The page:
If you’ve ever watched the NBC show “Who Do You Think You Are?,” you’ve likely wanted to uncover your own family’s origins. While I am fortunate to know more than most about both sides of my family, some mysteries still remain.
A couple of years ago, my curiosity led me to Ancestry.com — yes, the same website the celebrities featured on the show use to search for clues — but, in my version, there are no fancy historians or trips to Europe. (Ho hum).
Specifically, I was seeking more information about my paternal grandfather’s family and how we eneded up with our last name, which literally translates to “secretary to the Pope.” Now, follow my logic: The secretary to the Pope is a holy man. Holy men are supposed to be celibate. How exactly then was our last name passed down?
I’m sure my Grandpa is shaking his head at me right now.
Speaking of Grandpa, one of eight children, he was quite the character. The self-proclaimed “black sheep” of the family, he had many “interesting” stories to tell. He always said I should write a book about his life; he was convinced it”d be a best seller. He’s probably right.
Since I knew almost all of his brothers and sisters, their children and their children’s children, I wanted to learn more about the two people I never had the chance to meet: my great-grandparents. Alas, my search on Ancestry.com didn’t yield many useful results because, in order to access any documents from Italy, you kind of need to take a trip there. (Guess those fancy historians and a private jet come in handy after all).
My efforts did, however, put me back in touch with one of my cousins who had been searching for the very same information. While we are disappointed to not be able to learn more about our great-grandparents, it has been super fun to stay connected on social media through our passions — mine, obviously, being TRB, and his, Secret Staten Island, a website dedicated to uncovering the most interesting facts about our hometown and keeping its history alive.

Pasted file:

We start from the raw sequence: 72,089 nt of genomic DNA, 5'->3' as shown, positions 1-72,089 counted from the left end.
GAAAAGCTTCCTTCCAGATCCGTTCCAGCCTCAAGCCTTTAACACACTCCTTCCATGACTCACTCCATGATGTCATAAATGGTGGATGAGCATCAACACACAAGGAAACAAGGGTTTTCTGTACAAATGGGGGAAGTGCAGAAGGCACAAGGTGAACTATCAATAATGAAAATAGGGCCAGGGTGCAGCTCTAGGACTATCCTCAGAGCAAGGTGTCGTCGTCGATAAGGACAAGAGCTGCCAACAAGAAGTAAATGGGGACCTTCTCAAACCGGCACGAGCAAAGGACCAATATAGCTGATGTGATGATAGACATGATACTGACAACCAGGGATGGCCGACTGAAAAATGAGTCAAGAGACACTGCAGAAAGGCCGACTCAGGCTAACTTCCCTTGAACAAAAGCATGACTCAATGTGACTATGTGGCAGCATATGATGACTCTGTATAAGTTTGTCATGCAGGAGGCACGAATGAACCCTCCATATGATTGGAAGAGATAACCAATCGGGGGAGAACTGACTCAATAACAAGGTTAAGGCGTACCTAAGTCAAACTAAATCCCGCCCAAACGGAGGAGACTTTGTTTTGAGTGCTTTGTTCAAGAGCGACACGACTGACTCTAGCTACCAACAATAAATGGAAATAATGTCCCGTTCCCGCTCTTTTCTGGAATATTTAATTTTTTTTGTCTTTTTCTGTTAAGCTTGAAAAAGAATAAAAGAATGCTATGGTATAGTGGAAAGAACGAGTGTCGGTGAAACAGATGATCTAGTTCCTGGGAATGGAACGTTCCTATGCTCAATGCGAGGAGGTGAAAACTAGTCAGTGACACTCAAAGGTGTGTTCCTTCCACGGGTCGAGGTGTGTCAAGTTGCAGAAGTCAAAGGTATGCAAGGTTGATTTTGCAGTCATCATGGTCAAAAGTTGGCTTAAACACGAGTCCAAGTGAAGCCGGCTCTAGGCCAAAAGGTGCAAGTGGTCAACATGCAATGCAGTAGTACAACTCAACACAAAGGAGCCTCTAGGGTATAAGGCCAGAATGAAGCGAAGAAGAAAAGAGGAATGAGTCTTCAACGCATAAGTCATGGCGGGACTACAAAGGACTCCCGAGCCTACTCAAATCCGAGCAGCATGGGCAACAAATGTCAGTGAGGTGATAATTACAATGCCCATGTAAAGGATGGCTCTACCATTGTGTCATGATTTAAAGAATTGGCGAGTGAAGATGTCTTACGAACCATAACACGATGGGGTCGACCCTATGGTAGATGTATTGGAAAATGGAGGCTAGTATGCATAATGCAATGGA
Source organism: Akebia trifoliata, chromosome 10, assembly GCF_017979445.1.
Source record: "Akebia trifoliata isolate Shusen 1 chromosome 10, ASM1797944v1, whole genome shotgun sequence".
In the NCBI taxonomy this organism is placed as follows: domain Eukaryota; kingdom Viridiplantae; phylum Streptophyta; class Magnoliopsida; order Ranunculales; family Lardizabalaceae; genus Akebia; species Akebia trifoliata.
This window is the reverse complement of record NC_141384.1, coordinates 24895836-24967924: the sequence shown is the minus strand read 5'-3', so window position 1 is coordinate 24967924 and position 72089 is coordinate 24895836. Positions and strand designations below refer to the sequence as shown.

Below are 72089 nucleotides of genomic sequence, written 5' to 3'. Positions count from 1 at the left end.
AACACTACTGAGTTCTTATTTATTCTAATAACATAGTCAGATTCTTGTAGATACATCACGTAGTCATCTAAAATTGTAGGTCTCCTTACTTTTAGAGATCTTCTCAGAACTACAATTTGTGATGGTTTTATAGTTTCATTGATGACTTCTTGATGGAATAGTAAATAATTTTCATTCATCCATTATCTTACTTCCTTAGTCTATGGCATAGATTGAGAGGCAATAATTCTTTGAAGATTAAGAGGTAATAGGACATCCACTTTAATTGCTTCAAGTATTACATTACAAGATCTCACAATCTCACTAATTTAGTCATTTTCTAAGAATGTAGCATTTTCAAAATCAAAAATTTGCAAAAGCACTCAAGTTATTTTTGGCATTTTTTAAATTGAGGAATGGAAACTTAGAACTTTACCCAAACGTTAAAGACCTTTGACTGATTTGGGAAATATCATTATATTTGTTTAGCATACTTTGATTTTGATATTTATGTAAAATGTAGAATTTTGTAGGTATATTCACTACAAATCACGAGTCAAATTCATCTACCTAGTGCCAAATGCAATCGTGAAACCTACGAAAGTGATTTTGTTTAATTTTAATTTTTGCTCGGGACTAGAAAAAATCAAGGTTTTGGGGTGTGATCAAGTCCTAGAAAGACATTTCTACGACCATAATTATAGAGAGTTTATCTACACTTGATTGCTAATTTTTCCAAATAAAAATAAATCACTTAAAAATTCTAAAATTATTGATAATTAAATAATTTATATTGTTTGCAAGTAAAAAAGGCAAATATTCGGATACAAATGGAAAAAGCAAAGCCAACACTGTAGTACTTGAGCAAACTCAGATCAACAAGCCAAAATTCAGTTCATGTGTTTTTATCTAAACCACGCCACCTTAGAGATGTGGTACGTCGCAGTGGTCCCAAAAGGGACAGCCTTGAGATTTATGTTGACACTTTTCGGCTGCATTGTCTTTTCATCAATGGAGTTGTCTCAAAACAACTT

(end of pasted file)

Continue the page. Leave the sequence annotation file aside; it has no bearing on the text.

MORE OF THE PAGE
When TRB recently entered the Chase and Living Social Mission Small Business contest for a chance to win $250,000 to finance a (dream come true) retail store, there was a minor technicality. The contest rules required each entrant to receive 250 “Likes” for their small business on Facebook. Now, I have a lot of friends and plenty of fans on Facebook and Twitter, but actually getting 250 people to take the time to visit the site, search for your business and click “Vote” — yeah, it’s harder than it sounds. Without my even asking, in swooped my cousin, promoting TRB to his Secret Staten Island fan base of approximately 15,000 and, you know what? TRB received 319 votes to qualify.
Of course, I wanted to express my appreciation for his help and, in my world, that means baking something sweet. He may have hinted that Peanut Butter Cookies are his favorite and, well, the rest of this post is history.
I hope you enjoy the cookies, Jim. Here’s to hoping we can get to the bottom of the origin of our family name before either of us ever runs for public office.
Peanut Butter Cookies
(Original recipe from Clockwork Lemon)
1 1/4 cups all-purpose flour
1/2 tsp. baking soda
1/2 tsp. baking powder
1/2 tsp. salt
8 tbsp. (1 stick) unsalted butter, softened at room temperature
3/4 cup smooth peanut butter (natural / unsweetened)
1 cup firmly packed dark brown sugar
1 large egg, at room temperature
1 tsp. vanilla extract
1 cup peanut butter chips
1. Preheat the oven to 350 degrees. Line two cookie sheets with parchment paper.
2. Whisk together the flour, baking powder, baking soda and salt.
3. In a mixing bowl, cream the butter, sugar, peanut butter and egg until well combined. Add the vanilla extract.
4. Add the flour mixture in three batches and mix until just combined.
5. Roll out 1.5 tsp. balls of cookie dough and place onto prepared sheets. Gently flatten each cookie with a fork both length- and width-wise.
6. Bake for 10 minutes, rotating the cookie sheets halfway through baking. Let cool for at least 5 minutes on cookie sheets or until firm enough to move to a cooling rack.
Do you have a family recipe for a special sweet treat? Share it with us! Post a comment below.